Rough-looking furniture that carries a whiff of shop class, handmade by guys who have their own power saws — and know how to use them — is design’s new tack. Art is a many-gendered thing, but right now it is emphasizing the influence of the Y chromosome.UGH and GAH and GRAR!
“Butch craft” is how Murray Moss, the canny marketer and former fashion entrepreneur, describes the work of Mr. van Bleiswijk and others, which he has collected in an enticing show that opened Wednesday night at Moss, his SoHo store. It has a “rough-hewn, virile and heavy-lifting aesthetic,” Mr. Moss said, albeit one that is sensitively rendered or considered, a nod to the history and semiotics of the word “butch.” (“Make Me,” reads the invitation, illustrated by a photo of a shirtless and ambiguously gendered individual wielding an ax. We’ll get to the queer-studies stuff later.)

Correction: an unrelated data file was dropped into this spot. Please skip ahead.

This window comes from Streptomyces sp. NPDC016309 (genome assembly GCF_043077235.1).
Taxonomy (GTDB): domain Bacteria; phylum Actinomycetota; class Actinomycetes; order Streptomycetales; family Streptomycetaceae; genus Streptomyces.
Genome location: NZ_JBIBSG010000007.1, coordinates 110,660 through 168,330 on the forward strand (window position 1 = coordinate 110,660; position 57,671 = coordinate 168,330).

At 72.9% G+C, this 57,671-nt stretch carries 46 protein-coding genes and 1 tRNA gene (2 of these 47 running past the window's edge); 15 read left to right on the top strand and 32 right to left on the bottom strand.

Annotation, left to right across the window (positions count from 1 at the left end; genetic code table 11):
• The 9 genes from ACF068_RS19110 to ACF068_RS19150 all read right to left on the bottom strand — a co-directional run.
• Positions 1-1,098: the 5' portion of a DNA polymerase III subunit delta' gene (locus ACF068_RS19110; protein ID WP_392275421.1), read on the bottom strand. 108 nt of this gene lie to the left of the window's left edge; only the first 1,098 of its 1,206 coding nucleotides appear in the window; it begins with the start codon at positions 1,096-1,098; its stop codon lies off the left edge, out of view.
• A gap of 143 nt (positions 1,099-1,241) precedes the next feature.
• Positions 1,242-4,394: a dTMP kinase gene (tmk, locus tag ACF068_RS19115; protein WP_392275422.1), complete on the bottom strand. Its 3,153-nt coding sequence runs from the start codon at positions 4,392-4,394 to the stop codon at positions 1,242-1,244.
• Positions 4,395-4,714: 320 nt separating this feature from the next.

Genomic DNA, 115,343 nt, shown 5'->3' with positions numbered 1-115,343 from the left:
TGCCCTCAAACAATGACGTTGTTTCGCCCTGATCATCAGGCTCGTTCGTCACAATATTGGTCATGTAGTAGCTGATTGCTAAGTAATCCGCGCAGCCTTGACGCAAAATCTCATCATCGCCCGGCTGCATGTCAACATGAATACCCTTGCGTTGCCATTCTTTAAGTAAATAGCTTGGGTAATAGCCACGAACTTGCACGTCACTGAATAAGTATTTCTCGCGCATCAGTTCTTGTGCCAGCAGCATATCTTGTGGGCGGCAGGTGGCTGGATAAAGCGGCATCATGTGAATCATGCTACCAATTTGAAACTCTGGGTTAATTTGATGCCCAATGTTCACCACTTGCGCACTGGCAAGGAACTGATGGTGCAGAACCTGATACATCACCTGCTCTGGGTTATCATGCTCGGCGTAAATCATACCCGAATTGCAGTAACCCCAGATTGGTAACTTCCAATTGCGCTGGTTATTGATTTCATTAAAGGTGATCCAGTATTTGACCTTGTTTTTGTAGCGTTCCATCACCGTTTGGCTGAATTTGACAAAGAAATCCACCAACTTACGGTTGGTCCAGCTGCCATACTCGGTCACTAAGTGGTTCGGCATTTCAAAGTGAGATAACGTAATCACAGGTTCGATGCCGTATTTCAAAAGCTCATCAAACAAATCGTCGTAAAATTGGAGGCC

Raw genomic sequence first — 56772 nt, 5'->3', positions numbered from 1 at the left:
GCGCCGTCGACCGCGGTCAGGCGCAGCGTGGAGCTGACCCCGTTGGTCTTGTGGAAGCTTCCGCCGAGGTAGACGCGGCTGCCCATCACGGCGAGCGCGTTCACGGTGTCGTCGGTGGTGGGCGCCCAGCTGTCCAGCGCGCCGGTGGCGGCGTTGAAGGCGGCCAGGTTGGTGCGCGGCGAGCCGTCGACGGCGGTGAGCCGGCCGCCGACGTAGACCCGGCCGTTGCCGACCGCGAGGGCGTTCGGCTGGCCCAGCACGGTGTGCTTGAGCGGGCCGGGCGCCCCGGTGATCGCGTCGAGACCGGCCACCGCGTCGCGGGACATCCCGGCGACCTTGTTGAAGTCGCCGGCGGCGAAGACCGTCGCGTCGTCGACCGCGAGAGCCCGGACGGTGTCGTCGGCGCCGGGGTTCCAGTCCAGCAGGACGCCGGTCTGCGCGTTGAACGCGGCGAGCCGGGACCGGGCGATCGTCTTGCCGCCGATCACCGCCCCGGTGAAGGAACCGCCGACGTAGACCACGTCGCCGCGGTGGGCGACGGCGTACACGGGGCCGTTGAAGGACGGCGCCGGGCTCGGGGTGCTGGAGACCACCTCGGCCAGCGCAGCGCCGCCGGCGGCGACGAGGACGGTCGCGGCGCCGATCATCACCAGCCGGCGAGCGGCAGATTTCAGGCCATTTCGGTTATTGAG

This could have been an interesting article looking at the differences between high-tech, smooth-finished, laser-cut type furniture and lower-tech, rough-finished, handcrafted furniture. Maybe connect that to the econopocalypse and look at whether people are feeling more drawn to handmade instead of mass-produced. Or at the "I'll learn to build furniture/raise chickens/rebore my own engine cylinders because I can't afford to pay someone else to and I like the sense of accomplishment and achievement." Or something.
But no, instead it's yet another damn "men make furniture like THIS
Because, of course, they don't quote, talk to, or even mention a single female furniture maker or designer. (And they're out there — pick up an issue of American Craft Magazine and look at the furniture. Both female and male artisans and creators.)
The only woman mentioned, much less quoted, is Judith Halberstam, on the word "butch". And she gets 19 words in the entire article.
SMASH SMASH SMASH.